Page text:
So there’s going to be a lot more pressure on the Lions at the scrum and lineout. While the Hurricanes stayed down against the Lions lineout, which gave them a lot more latitude, the Crusaders will definitely compete.

I thought the Crusaders were very clinical in their semi-final against the Chiefs, even though they also don’t compete much at the breakdown (apart from Ryan Crotty), they concentrate on having numbers of defenders on their feet. That will mean a lot of free ball for the Lions, which is a big risk at altitude.

The key moment in that semi-final was the Tim Nanai-Williams grubber try and a great call by the TMO to cancel out even though Damian McKenzie was shaping for the conversion. It’s important to get those decisions right in matches like that and it was correct.

It’s great that the final will be a sell-out crowd and a great way for Johan Ackermann to finish his tenure at the Lions.

The Lions have now got a lot of belief and confidence and I think they will emerge as the 2017 SuperRugby champions. It has proven nigh-on impossible for a team to win a SuperRugby final outside their own country, never mind crossing the Indian Ocean. I think it will be done at some time, but hopefully not this weekend.

 

 

John McFarland is the assistant coach of the Kubota Spears in Japan and was the Springbok defence coach from 2012 through to the 2015 World Cup, where they conceded the least line-breaks in the tournament and an average of just one try per game. Before that, McFarland won three SuperRugby titles (2007, 09, 10) with the Bulls and five Currie Cup crowns with the Blue Bulls. In all, he won 28 trophies during his 12 years at Loftus Versfeld.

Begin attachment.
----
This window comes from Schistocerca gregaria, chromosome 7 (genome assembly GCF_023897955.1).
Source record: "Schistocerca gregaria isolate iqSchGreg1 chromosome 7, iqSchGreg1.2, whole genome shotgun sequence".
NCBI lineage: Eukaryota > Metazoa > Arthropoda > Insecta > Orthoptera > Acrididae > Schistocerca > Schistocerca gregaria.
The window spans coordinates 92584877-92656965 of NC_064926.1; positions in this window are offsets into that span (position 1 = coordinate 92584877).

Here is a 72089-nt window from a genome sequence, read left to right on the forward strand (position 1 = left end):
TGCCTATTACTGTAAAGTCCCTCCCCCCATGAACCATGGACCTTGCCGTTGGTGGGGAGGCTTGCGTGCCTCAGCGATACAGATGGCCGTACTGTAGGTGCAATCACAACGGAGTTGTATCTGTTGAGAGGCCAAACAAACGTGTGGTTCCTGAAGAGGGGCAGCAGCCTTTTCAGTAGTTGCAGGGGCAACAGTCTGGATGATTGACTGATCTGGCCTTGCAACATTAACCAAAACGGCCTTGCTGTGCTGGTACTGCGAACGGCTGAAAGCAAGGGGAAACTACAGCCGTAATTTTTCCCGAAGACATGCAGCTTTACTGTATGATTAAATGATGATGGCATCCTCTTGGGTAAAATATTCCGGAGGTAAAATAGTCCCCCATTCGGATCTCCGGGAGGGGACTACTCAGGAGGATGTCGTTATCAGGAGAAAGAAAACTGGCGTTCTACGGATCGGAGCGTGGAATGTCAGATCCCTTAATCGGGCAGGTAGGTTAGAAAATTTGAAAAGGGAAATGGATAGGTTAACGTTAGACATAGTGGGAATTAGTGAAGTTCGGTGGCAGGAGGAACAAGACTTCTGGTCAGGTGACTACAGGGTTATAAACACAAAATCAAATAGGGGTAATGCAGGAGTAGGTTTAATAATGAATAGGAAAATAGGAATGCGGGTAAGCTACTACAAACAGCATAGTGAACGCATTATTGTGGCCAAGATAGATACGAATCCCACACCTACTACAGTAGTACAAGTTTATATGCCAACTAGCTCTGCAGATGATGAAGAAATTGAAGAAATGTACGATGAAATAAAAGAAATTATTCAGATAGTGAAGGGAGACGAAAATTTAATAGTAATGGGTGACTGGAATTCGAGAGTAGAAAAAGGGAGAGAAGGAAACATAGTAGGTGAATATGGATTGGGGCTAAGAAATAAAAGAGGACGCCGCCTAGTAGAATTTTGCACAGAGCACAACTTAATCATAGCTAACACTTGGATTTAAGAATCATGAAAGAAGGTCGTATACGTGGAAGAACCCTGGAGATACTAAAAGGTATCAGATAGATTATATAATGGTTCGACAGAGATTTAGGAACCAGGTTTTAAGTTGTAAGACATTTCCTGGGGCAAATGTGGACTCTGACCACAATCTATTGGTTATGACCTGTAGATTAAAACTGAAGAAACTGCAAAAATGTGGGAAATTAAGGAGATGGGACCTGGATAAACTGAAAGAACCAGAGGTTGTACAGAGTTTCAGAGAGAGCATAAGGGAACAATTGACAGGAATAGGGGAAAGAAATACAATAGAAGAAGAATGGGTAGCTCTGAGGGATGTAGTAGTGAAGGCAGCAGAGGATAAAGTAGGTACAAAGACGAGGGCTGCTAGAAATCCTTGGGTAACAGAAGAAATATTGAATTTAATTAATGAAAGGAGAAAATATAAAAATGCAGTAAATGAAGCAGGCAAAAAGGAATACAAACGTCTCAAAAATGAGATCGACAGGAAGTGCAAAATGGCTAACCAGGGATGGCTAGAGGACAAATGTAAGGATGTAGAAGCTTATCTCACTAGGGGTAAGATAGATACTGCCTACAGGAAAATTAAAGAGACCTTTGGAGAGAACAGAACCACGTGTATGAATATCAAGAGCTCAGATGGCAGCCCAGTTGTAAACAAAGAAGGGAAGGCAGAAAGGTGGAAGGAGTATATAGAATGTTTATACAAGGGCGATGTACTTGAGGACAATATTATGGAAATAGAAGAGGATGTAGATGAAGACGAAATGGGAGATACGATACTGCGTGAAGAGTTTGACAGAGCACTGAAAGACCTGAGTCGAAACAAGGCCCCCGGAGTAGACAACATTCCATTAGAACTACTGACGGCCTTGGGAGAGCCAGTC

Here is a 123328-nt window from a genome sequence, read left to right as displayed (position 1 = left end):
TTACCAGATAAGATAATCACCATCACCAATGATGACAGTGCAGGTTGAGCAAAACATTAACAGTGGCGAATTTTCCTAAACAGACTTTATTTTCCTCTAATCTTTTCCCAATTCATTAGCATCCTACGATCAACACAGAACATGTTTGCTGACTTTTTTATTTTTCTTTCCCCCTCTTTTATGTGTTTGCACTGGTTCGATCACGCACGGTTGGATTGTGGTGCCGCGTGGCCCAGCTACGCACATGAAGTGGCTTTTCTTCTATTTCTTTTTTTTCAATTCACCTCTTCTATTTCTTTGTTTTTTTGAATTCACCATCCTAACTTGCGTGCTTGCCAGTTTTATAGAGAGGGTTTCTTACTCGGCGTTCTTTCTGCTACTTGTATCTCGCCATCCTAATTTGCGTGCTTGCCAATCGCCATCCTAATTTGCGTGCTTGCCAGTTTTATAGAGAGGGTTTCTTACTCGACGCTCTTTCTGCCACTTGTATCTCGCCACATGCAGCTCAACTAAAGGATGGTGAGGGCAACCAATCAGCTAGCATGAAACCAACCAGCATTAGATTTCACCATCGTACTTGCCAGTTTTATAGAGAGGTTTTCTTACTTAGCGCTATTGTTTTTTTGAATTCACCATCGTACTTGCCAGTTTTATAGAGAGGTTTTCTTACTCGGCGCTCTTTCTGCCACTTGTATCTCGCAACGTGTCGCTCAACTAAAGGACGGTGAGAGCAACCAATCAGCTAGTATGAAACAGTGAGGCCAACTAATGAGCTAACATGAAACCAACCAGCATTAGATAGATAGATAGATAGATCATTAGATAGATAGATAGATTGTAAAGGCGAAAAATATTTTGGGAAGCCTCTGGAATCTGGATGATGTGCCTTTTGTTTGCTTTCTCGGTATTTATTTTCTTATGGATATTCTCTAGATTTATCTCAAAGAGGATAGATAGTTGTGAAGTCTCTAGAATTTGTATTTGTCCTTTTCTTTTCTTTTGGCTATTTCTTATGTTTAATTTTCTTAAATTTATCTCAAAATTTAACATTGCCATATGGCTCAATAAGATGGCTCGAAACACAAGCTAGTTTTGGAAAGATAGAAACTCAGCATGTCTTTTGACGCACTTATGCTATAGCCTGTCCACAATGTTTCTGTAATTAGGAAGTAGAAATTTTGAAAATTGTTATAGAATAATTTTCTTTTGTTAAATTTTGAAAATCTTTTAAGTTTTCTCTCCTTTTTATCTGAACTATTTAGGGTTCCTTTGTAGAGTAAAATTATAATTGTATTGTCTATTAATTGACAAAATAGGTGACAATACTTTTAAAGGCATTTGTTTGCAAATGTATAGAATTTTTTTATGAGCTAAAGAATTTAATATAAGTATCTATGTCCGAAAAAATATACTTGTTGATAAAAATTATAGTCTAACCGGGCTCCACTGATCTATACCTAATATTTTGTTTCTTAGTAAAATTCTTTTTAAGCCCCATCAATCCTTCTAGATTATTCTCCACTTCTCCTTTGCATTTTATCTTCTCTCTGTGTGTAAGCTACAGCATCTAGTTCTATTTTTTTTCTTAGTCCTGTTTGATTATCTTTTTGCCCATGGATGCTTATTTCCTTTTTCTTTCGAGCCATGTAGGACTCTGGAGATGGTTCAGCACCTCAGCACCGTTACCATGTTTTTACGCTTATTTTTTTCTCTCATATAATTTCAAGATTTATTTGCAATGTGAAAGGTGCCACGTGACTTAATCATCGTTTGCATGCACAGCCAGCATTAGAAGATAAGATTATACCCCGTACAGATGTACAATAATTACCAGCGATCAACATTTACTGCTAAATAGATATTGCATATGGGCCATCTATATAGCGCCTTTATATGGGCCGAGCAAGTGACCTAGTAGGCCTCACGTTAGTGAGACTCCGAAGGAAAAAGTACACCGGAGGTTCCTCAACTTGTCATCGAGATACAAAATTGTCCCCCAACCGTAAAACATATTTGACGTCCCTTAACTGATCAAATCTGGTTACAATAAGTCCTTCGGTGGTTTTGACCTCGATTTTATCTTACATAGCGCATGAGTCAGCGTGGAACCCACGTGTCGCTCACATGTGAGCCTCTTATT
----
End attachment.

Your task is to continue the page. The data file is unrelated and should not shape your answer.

Germany & Belgium confirmed as men’s finalists 0

Posted on July 21, 2017 by Ken

 

Germany and Belgium confirmed themselves as the men’s finalists for the Hockey World League at the Wits Astro on Friday night with thrilling semi-final wins.

Germany were 1-0 down to Spain as they entered the last five minutes of their semifinal, but they never lost their composure, never tried anything silly and barely looked like a side chasing the game for a spot in a  final.

Having just taken off their goalkeeper and with sterling defender Mathias Muller acting as a kicking back, captain Mats Grambusch then produced a superb run along the baseline before flipping the ball back for Ferdinand Weinke to slap in the equaliser.

Grambusch also marked himself out as a special player in the shootout, which went to sudden death, as he scored with both of his brilliant attempts.

Christopher Ruhr, firstly after Dieter-Enrique Linnekogel had won a penalty stroke, provided the other two goals in the shootout and goalkeeper Mark Appel also made some great saves for Germany to find their way through to the final.

In the other semifinal, Cedric Charlier and Amaury Keusters both scored for Belgium, before Australia pulled a goal back from a short-corner after the hooter for the end of the third quarter, through a fine flick by Jeremy Hayward.

Then, with just 19 seconds left in the match, Kiran Arunasalam thought he had scored the equaliser for Australia, but Kiwi umpire Gareth Greenfield called for a referral and a small foot was discovered, leading to the goal being disallowed.

The USA and Germany will meet in the women’s final on Sunday, while South Africa’s women’s side play in the fifth/sixth playoff against Japan on Saturday at 1.30pm.

Earlier on Friday, South Africa’s national men’s team beat Japan 4-2 in their playoff for ninth and 10th place with veteran former South African captain Austin Smith proving himself a jack of all trades as he scored two goals and led a determined defensive effort.

The hard-fought victory ensured the hosts not only didn’t finish last in the tournament, but it means they avoid relegation from the elite level of the event.

While the 32-year-old Smith twice rocketed superb short-corner drag-flicks into the right-hand corner of goal, the match was marked by a top-class display from the 18-year-old prodigy Dayaan Cassiem.